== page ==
I wear hats everyday and there’s one thing I gotta be sure of – that my hat stays on my head. Here are my tips on how to keep your hat on your head instead of flying off and floating down the street whenever it’s windy outside. (For more about my hat collection, see this page)
If your hat fits well, before you leave your home, give it a tug so it’s snug. A few months ago I hadn’t given my hat that little tug so it blew off my head right into traffic. Yep. Luckily the cars weren’t moving very fast but I couldn’t get to the hat before a car rolled over it. I was able to grab it before another car rolled over it (or I got hit by a car!). But I never want to do that again. The hat survived with just a gray smudge on one side.
One easy way to keep your hat on your head is to attach a piece of elastic cord to the back of the hat. I got this idea from a black vintage hat of mine. This great hat (I love the fun and fluffy ostrich feather on the side) came with the elastic already on it. If my hair is in a ponytail, I just slip the elastic below the ponytail and the hat stays in place. I can also just pull my unbound hair through the elastic and it’ll stay in place because my hair is on top of the elastic.
I’ve added black elastic cord to add to two of my hats – a very lightweight straw hat trimmed with brown ribbon (pictured in “Shopping for Hats“) and a red vintage wool hat, which also could be secured with a hatpin. The straw hat only weighed a few ounces – a light breeze would easily blow it off.
Most hats have a piece of grosgrain ribbon along the inside brim and the ribbon is the perfect place for you to poke two small holes – one on each side – where you’ll place the elastic.
The elastic goes in place a little bit behind the ears. To figure out the the correct length of elastic, hold one end of the elastic behind one ear near the inside grosgrain ribbon, put it under your hair and then hold it near the opposite ear. Then cut the elastic about an inch past your finger.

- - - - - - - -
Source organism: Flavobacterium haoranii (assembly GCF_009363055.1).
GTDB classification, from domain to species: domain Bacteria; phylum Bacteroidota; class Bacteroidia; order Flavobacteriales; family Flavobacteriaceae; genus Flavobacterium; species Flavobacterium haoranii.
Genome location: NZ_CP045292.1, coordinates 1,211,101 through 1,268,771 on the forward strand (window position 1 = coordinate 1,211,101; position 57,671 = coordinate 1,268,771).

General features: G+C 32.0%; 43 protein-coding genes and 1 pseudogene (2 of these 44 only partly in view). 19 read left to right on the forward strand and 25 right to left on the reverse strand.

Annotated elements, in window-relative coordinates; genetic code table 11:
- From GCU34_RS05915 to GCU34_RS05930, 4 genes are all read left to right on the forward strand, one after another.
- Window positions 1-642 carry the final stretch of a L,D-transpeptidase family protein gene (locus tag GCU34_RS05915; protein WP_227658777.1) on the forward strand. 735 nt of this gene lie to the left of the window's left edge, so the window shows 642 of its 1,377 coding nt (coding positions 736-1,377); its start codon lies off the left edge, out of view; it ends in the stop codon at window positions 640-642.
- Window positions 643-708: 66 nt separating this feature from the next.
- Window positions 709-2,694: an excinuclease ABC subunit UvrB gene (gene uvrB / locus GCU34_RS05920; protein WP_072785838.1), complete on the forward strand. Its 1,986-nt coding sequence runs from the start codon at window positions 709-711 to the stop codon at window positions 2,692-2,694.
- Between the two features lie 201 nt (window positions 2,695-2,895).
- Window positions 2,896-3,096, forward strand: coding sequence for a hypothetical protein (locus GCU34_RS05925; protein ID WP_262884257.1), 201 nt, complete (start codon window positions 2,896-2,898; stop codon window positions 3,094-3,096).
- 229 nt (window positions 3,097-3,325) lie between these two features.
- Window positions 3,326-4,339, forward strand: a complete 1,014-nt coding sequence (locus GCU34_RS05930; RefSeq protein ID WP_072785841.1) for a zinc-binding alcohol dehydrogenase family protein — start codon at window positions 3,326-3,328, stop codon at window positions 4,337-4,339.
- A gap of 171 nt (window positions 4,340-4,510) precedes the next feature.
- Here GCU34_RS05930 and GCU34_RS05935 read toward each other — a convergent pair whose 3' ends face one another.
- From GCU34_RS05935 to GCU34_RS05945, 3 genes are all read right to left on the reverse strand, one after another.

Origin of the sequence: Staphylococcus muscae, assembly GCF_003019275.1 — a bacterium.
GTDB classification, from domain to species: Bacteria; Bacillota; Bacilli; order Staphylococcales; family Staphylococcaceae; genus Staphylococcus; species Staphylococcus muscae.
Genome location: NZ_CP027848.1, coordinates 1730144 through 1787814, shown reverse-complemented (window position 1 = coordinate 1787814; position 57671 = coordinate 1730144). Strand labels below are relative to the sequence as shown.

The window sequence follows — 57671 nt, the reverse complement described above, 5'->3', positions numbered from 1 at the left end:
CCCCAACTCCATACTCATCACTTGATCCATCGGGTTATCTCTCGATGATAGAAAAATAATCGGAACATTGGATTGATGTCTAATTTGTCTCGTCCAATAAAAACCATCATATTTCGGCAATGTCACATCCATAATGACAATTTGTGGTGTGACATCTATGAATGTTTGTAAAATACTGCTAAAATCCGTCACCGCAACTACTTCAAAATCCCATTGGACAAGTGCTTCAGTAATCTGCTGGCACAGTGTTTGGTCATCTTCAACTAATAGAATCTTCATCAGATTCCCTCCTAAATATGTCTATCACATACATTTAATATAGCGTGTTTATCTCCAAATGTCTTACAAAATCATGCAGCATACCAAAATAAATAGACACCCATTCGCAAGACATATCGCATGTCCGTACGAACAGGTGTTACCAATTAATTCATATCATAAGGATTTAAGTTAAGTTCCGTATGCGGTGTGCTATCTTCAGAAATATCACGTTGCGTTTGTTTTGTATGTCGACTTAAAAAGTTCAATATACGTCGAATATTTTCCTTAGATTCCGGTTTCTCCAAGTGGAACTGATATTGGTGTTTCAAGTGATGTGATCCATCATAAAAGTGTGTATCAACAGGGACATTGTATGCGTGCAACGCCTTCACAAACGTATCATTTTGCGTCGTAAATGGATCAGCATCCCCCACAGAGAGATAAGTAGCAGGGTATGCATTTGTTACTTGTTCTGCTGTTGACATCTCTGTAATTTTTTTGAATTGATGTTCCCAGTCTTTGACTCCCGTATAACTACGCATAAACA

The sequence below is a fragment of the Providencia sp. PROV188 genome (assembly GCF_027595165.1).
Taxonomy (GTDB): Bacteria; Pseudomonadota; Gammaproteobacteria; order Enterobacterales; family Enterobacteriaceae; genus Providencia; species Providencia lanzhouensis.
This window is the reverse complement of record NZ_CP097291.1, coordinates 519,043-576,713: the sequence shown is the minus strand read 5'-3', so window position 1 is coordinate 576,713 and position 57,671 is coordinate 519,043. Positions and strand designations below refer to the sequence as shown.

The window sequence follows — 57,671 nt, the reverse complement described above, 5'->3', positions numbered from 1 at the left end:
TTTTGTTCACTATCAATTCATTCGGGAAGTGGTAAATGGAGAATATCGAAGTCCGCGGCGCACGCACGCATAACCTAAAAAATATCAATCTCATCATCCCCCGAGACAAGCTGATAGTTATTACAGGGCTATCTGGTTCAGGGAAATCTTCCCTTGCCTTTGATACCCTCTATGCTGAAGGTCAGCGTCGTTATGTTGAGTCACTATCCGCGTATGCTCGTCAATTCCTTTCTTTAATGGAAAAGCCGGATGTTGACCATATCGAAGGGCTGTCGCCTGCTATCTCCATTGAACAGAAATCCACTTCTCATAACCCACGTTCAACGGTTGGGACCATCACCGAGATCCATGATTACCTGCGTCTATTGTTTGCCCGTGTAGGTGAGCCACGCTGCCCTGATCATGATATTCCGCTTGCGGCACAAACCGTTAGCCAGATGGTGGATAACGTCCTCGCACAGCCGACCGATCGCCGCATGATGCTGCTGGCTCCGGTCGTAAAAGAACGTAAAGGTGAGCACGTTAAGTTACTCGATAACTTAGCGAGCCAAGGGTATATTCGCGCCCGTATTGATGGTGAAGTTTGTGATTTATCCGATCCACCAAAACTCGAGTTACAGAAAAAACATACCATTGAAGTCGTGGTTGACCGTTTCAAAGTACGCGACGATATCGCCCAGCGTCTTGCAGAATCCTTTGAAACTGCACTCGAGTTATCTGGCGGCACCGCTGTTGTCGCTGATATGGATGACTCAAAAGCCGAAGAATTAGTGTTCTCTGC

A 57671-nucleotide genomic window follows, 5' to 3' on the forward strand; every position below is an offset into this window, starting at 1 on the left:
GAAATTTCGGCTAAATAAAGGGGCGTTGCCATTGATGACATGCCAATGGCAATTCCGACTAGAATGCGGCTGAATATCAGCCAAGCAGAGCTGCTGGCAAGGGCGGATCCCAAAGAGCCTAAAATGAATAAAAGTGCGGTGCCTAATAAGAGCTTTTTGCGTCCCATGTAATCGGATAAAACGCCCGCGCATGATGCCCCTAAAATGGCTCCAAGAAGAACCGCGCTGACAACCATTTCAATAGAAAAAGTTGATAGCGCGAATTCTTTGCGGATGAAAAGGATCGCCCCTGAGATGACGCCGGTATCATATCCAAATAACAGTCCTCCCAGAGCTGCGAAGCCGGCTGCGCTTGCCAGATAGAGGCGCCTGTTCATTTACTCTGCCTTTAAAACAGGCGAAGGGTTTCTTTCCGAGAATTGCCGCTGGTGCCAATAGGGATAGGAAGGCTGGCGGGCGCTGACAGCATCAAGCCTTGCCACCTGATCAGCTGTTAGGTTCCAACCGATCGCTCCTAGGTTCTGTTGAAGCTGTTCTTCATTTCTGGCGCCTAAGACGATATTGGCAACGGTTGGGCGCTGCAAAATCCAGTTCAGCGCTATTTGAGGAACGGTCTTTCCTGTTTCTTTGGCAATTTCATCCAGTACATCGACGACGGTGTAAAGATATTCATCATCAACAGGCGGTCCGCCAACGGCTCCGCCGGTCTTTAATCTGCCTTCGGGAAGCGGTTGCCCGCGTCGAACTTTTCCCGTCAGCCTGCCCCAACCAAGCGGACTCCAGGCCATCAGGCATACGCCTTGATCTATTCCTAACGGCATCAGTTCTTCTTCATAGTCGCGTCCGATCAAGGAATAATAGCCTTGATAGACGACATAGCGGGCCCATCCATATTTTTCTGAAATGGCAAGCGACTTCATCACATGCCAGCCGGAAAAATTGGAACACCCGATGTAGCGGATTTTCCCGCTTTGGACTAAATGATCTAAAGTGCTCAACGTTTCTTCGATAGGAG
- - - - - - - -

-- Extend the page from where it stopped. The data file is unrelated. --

For my straw hat, I used about 13 inches of elastic and the red hat 17 inches. The length will vary according to how high or low the hat sits on your head.
I used black elastic because I have black hair (well, it’s mostly black but rather salt-and-pepper in the front – but hey, I’ve had silver in my hair since junior high). Use a color that blends in with your hair.
After you cut the elastic, thread it through the holes and tie a knot in the elastic to hold it in place. You can add a piece of wire to the knot to further hold it in place – like I did for the straw hat. I think this snippet of wire was something that the price tag was attached to. I recycled it by cutting it in half and adding it to the elastic (how’s that for reuse!).
[Update: You can also buy 12-inch hat elastics – a piece of cord elastic with a small metal barbs on the ends – at millinery supply houses, such as Judith M, which sells them in white, tan and black or Lacis retail or online store (search “hat elastic) in Berkeley.]
Now you’re all set to wear your hat on a windy day!